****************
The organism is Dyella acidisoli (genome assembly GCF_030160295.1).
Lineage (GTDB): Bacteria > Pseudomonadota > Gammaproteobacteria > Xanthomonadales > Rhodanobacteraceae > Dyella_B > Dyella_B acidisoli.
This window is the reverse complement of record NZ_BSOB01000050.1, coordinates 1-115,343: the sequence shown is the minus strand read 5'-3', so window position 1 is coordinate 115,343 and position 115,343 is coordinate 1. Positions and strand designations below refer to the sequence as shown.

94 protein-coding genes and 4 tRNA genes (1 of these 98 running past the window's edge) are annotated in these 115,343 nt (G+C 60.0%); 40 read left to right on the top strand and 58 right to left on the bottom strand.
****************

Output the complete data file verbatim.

The organism is Dyella acidisoli (genome assembly GCF_030160295.1).
Lineage (GTDB): Bacteria > Pseudomonadota > Gammaproteobacteria > Xanthomonadales > Rhodanobacteraceae > Dyella_B > Dyella_B acidisoli.
This window is the reverse complement of record NZ_BSOB01000050.1, coordinates 1-115,343: the sequence shown is the minus strand read 5'-3', so window position 1 is coordinate 115,343 and position 115,343 is coordinate 1. Positions and strand designations below refer to the sequence as shown.

94 protein-coding genes and 4 tRNA genes (1 of these 98 running past the window's edge) are annotated in these 115,343 nt (G+C 60.0%); 40 read left to right on the top strand and 58 right to left on the bottom strand.